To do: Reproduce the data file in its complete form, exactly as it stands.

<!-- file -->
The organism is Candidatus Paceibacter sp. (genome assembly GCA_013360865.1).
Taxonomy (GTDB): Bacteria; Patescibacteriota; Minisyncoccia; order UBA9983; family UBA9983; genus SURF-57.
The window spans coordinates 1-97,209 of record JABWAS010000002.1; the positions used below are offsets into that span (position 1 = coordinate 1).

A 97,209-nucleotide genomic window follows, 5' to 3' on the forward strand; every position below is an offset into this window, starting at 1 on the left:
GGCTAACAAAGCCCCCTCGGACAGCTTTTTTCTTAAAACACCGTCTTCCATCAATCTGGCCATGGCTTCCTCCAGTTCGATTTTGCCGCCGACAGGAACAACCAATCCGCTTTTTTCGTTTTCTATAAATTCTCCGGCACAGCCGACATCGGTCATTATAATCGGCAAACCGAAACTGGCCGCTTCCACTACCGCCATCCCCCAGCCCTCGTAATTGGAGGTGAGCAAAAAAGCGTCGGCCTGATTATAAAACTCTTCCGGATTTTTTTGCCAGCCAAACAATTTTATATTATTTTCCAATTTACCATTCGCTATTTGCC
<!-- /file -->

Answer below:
The organism is Candidatus Paceibacter sp. (genome assembly GCA_013360865.1).
Taxonomy (GTDB): Bacteria; Patescibacteriota; Minisyncoccia; order UBA9983; family UBA9983; genus SURF-57.
The window spans coordinates 1-97,209 of record JABWAS010000002.1; the positions used below are offsets into that span (position 1 = coordinate 1).

A 97,209-nucleotide genomic window follows, 5' to 3' on the forward strand; every position below is an offset into this window, starting at 1 on the left:
GGCTAACAAAGCCCCCTCGGACAGCTTTTTTCTTAAAACACCGTCTTCCATCAATCTGGCCATGGCTTCCTCCAGTTCGATTTTGCCGCCGACAGGAACAACCAATCCGCTTTTTTCGTTTTCTATAAATTCTCCGGCACAGCCGACATCGGTCATTATAATCGGCAAACCGAAACTGGCCGCTTCCACTACCGCCATCCCCCAGCCCTCGTAATTGGAGGTGAGCAAAAAAGCGTCGGCCTGATTATAAAACTCTTCCGGATTTTTTTGCCAGCCAAACAATTTTATATTATTTTCCAATTTACCATTCGCTATTTGCC